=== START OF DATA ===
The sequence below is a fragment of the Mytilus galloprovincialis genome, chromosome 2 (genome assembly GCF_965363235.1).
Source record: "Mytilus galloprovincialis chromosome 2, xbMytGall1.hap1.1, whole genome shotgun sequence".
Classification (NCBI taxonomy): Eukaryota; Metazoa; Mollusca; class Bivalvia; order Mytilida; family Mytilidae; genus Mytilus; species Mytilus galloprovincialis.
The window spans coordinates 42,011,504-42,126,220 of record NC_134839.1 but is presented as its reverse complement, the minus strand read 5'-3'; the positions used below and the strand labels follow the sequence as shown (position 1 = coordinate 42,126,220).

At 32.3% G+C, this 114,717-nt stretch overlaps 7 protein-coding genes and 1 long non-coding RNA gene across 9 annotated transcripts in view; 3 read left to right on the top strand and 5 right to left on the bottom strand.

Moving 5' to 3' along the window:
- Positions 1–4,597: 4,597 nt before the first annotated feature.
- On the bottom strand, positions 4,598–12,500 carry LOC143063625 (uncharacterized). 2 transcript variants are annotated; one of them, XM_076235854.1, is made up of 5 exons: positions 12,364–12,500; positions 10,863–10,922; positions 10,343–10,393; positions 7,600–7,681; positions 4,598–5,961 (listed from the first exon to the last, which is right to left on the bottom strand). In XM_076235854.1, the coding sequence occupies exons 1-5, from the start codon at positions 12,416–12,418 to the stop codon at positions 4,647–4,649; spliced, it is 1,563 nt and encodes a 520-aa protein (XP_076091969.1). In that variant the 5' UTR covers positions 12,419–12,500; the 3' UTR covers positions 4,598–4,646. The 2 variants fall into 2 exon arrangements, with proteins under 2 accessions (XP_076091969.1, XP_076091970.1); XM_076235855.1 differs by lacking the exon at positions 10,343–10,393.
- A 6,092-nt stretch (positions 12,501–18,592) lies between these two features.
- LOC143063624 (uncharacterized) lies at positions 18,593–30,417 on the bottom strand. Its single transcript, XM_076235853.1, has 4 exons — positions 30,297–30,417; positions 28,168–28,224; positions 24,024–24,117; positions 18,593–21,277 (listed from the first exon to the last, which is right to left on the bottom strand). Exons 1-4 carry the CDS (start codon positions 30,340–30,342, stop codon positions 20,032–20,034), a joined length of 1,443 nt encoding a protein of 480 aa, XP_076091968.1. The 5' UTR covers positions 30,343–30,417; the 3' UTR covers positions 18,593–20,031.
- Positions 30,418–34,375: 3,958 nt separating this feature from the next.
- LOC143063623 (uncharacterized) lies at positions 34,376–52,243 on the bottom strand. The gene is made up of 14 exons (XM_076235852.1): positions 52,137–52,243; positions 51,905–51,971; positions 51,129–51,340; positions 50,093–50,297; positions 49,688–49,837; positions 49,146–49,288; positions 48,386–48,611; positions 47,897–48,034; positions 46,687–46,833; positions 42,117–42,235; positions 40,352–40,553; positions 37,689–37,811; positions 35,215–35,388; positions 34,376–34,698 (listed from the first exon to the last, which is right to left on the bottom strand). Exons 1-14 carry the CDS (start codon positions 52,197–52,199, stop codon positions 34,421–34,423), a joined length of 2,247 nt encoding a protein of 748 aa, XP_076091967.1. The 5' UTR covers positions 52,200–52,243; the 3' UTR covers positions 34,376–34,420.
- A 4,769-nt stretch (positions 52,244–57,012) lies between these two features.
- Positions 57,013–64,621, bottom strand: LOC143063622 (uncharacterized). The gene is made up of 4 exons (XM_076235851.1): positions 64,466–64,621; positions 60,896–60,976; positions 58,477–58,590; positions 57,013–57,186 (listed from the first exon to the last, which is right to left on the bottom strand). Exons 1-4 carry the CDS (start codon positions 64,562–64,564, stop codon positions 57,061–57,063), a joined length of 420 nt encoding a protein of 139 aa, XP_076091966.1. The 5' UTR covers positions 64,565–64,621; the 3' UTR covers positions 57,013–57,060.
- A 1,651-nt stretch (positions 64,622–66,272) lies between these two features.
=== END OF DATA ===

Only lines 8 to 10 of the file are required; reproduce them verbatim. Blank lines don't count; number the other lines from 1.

- On the bottom strand, positions 4,598–12,500 carry LOC143063625 (uncharacterized). 2 transcript variants are annotated; one of them, XM_076235854.1, is made up of 5 exons: positions 12,364–12,500; positions 10,863–10,922; positions 10,343–10,393; positions 7,600–7,681; positions 4,598–5,961 (listed from the first exon to the last, which is right to left on the bottom strand). In XM_076235854.1, the coding sequence occupies exons 1-5, from the start codon at positions 12,416–12,418 to the stop codon at positions 4,647–4,649; spliced, it is 1,563 nt and encodes a 520-aa protein (XP_076091969.1). In that variant the 5' UTR covers positions 12,419–12,500; the 3' UTR covers positions 4,598–4,646. The 2 variants fall into 2 exon arrangements, with proteins under 2 accessions (XP_076091969.1, XP_076091970.1); XM_076235855.1 differs by lacking the exon at positions 10,343–10,393.
- A 6,092-nt stretch (positions 12,501–18,592) lies between these two features.
- LOC143063624 (uncharacterized) lies at positions 18,593–30,417 on the bottom strand. Its single transcript, XM_076235853.1, has 4 exons — positions 30,297–30,417; positions 28,168–28,224; positions 24,024–24,117; positions 18,593–21,277 (listed from the first exon to the last, which is right to left on the bottom strand). Exons 1-4 carry the CDS (start codon positions 30,340–30,342, stop codon positions 20,032–20,034), a joined length of 1,443 nt encoding a protein of 480 aa, XP_076091968.1. The 5' UTR covers positions 30,343–30,417; the 3' UTR covers positions 18,593–20,031.